This post has been updated.

Facebook CEO Mark Zuckerberg speaks during a question and answer session at the TechCrunch Disrupt conference in San Francisco, California, September 11, 2012. (BECK DIEFENBACH/REUTERS)

The Facebook CEO sat down Tuesday evening for his first interview since the company’s initial public offering in May. During the sit-down, Zuckerberg acknowledged the stock price’s decline, expressed his regret over “betting too much on HTML 5” and emphasized that the company was looking long-term — three to five years — even as the market reacted as soon as the 28-year old CEO started to speak.

But the last question from TechCrunch founder Michael Arrington stood out: “Are you still having fun?”

Fun. The view of Facebook as an innovative company has largely centered on the idea that it is exactly that: fun. It is a place to work and have fun (take the company’s “hackathons” for example) and a site to visit to have fun — fun with friends, fun with family or even fun with perfect strangers. But, by asking if Zuckerberg was still having fun, Arrington cut to the heart of something important about how the company is seen in terms of its ability to innovate.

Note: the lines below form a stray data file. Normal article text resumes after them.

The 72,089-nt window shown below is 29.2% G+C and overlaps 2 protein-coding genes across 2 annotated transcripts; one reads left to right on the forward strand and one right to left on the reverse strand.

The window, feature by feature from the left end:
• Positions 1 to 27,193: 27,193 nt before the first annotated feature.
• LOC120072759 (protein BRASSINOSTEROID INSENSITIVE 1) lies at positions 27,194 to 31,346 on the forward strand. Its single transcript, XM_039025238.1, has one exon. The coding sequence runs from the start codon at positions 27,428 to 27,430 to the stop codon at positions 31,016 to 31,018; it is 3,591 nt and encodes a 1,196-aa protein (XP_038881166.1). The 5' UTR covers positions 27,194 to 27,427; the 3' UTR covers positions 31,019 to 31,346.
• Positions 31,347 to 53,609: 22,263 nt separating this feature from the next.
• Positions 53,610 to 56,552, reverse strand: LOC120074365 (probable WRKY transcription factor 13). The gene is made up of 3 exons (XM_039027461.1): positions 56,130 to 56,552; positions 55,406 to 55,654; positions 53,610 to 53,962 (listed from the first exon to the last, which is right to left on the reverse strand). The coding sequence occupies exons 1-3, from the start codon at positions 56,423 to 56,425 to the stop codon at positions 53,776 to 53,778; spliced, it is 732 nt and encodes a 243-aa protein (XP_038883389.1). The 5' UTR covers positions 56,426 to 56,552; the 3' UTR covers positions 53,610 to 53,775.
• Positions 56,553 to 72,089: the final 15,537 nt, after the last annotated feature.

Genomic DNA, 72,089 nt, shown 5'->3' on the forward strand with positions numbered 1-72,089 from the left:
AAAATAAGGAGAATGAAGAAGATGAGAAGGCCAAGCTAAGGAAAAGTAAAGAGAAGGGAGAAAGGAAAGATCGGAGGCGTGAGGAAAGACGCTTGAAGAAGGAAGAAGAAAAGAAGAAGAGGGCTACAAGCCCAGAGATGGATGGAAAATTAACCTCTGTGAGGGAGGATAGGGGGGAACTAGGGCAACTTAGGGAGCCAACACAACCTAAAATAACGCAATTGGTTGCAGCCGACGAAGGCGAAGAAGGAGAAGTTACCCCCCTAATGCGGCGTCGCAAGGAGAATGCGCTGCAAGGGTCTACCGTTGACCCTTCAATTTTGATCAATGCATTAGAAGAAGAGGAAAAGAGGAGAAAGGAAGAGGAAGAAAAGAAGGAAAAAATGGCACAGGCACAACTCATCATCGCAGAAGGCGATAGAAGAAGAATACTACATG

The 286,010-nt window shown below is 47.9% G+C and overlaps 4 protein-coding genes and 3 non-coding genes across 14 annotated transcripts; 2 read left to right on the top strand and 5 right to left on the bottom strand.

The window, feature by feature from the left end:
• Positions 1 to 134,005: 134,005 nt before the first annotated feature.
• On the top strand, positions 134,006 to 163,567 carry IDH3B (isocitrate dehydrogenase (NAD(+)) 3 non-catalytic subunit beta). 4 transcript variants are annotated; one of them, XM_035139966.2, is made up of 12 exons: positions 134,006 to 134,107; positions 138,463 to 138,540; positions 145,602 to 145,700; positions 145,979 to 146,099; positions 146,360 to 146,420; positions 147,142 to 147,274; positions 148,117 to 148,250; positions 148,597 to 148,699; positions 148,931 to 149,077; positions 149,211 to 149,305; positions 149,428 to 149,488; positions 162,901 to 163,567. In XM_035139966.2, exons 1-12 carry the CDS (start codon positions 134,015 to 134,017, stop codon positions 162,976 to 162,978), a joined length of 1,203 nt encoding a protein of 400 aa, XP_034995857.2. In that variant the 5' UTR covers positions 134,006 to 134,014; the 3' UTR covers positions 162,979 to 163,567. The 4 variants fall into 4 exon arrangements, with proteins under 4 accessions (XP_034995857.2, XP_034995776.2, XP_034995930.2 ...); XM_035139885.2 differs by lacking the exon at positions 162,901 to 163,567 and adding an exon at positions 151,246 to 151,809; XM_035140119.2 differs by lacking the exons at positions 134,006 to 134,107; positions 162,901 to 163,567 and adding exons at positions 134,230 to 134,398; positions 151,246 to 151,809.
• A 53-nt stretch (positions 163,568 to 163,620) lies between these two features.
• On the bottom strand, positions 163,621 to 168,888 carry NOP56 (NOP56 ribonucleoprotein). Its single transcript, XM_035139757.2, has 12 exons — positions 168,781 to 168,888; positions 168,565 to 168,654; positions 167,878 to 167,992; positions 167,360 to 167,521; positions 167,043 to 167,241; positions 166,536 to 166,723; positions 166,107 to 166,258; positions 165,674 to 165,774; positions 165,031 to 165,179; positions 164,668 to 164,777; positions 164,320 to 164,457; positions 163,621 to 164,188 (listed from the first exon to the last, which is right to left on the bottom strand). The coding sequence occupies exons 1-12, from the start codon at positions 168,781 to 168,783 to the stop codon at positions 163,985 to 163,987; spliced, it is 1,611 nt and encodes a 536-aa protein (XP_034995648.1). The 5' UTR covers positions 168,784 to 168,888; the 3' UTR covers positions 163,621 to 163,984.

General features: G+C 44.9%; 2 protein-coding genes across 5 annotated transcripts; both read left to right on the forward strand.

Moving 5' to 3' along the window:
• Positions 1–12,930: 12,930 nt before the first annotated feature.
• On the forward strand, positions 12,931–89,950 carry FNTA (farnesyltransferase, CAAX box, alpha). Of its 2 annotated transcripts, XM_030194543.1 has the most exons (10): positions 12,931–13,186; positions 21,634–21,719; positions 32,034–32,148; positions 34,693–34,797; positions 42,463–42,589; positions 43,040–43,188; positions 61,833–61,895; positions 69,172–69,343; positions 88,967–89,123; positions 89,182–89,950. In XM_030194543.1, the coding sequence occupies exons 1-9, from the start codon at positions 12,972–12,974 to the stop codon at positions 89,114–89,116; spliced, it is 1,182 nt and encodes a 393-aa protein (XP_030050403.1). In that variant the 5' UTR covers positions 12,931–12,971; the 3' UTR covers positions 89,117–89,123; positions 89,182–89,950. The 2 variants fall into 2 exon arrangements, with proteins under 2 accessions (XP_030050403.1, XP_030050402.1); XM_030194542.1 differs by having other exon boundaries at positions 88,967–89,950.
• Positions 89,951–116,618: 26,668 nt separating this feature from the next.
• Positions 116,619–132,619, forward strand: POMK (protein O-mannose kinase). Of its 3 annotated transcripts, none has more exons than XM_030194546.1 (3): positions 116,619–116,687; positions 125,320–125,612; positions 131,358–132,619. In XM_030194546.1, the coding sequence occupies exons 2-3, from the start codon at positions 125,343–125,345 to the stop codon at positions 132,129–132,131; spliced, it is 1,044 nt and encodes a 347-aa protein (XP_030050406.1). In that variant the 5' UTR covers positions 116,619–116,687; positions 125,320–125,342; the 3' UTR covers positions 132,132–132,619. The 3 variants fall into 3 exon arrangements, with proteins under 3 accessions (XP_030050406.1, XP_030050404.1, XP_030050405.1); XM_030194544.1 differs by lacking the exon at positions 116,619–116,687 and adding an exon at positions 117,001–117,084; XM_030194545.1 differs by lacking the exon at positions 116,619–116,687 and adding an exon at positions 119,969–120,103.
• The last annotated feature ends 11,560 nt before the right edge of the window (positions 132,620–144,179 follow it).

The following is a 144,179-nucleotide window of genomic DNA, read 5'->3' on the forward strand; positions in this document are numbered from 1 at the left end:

What happens, say, when Zuckerberg stops having fun?

He insists he still is, although immediately afterward said, “For me, it’s not about fun, though, it’s about mission.”

And during the interview, Zuckerberg appeared nervous — a warranted reaction when the stock-price of a multi-billion dollar company hangs on your every word. (Disclosure: Washington Post Co. Chairman and chief executive Donald E. Graham is a member of Facebook's board of directors.)

“It’s a coming of age for Zuckerberg,” said Post columnist Vivek Wadhwa during a phone call Wednesday.

“I’ll bet you he grows up 10 years this year,” he continued. “I would say his best days [at Facebook] are behind him.”

But, as Zuckerberg noted later on in his reponse to Arrington’s fun question, “I would rather be in the cycle where people underestimate us.”

And, according to Zuckerberg “a bunch of people” are doing just that, and it can be pretty fun to prove people wrong.

What do you think: To what extent are fun and innovation intertwined, and do you think Facebook is still a fun company? Let us know in the comments.

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